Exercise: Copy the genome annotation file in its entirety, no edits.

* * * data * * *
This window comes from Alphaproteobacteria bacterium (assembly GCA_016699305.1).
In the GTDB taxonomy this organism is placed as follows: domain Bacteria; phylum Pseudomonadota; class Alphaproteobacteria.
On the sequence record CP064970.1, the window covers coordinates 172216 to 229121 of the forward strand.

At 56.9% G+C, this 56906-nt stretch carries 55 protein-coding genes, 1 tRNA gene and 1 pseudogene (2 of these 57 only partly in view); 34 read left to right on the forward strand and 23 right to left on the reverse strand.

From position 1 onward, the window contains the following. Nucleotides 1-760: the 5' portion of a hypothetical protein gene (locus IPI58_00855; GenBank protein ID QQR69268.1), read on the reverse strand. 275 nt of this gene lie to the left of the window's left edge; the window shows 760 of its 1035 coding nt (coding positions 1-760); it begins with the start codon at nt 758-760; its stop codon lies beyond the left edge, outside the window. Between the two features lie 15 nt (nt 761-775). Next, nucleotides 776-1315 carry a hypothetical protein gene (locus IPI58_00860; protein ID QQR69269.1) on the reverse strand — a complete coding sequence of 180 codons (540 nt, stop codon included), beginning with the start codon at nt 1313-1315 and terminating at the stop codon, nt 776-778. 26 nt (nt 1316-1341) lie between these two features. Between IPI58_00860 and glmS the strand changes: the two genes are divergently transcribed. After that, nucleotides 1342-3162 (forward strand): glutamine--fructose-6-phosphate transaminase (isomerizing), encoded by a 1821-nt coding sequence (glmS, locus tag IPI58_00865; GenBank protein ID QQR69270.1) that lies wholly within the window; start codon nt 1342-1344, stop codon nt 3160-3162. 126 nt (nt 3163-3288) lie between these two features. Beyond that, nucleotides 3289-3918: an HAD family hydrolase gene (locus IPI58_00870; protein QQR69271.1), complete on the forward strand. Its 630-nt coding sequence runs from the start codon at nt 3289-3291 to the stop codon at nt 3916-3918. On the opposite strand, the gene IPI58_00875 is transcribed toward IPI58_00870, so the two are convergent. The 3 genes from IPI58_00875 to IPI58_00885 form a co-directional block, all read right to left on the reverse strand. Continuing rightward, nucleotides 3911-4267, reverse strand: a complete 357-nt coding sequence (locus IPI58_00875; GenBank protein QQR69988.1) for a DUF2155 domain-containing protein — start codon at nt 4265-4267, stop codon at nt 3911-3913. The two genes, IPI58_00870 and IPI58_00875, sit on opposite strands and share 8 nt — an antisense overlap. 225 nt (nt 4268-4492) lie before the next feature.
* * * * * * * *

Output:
This window comes from Alphaproteobacteria bacterium (assembly GCA_016699305.1).
In the GTDB taxonomy this organism is placed as follows: domain Bacteria; phylum Pseudomonadota; class Alphaproteobacteria.
On the sequence record CP064970.1, the window covers coordinates 172216 to 229121 of the forward strand.

At 56.9% G+C, this 56906-nt stretch carries 55 protein-coding genes, 1 tRNA gene and 1 pseudogene (2 of these 57 only partly in view); 34 read left to right on the forward strand and 23 right to left on the reverse strand.

From position 1 onward, the window contains the following. Nucleotides 1-760: the 5' portion of a hypothetical protein gene (locus IPI58_00855; GenBank protein ID QQR69268.1), read on the reverse strand. 275 nt of this gene lie to the left of the window's left edge; the window shows 760 of its 1035 coding nt (coding positions 1-760); it begins with the start codon at nt 758-760; its stop codon lies beyond the left edge, outside the window. Between the two features lie 15 nt (nt 761-775). Next, nucleotides 776-1315 carry a hypothetical protein gene (locus IPI58_00860; protein ID QQR69269.1) on the reverse strand — a complete coding sequence of 180 codons (540 nt, stop codon included), beginning with the start codon at nt 1313-1315 and terminating at the stop codon, nt 776-778. 26 nt (nt 1316-1341) lie between these two features. Between IPI58_00860 and glmS the strand changes: the two genes are divergently transcribed. After that, nucleotides 1342-3162 (forward strand): glutamine--fructose-6-phosphate transaminase (isomerizing), encoded by a 1821-nt coding sequence (glmS, locus tag IPI58_00865; GenBank protein ID QQR69270.1) that lies wholly within the window; start codon nt 1342-1344, stop codon nt 3160-3162. 126 nt (nt 3163-3288) lie between these two features. Beyond that, nucleotides 3289-3918: an HAD family hydrolase gene (locus IPI58_00870; protein QQR69271.1), complete on the forward strand. Its 630-nt coding sequence runs from the start codon at nt 3289-3291 to the stop codon at nt 3916-3918. On the opposite strand, the gene IPI58_00875 is transcribed toward IPI58_00870, so the two are convergent. The 3 genes from IPI58_00875 to IPI58_00885 form a co-directional block, all read right to left on the reverse strand. Continuing rightward, nucleotides 3911-4267, reverse strand: a complete 357-nt coding sequence (locus IPI58_00875; GenBank protein QQR69988.1) for a DUF2155 domain-containing protein — start codon at nt 4265-4267, stop codon at nt 3911-3913. The two genes, IPI58_00870 and IPI58_00875, sit on opposite strands and share 8 nt — an antisense overlap. 225 nt (nt 4268-4492) lie before the next feature.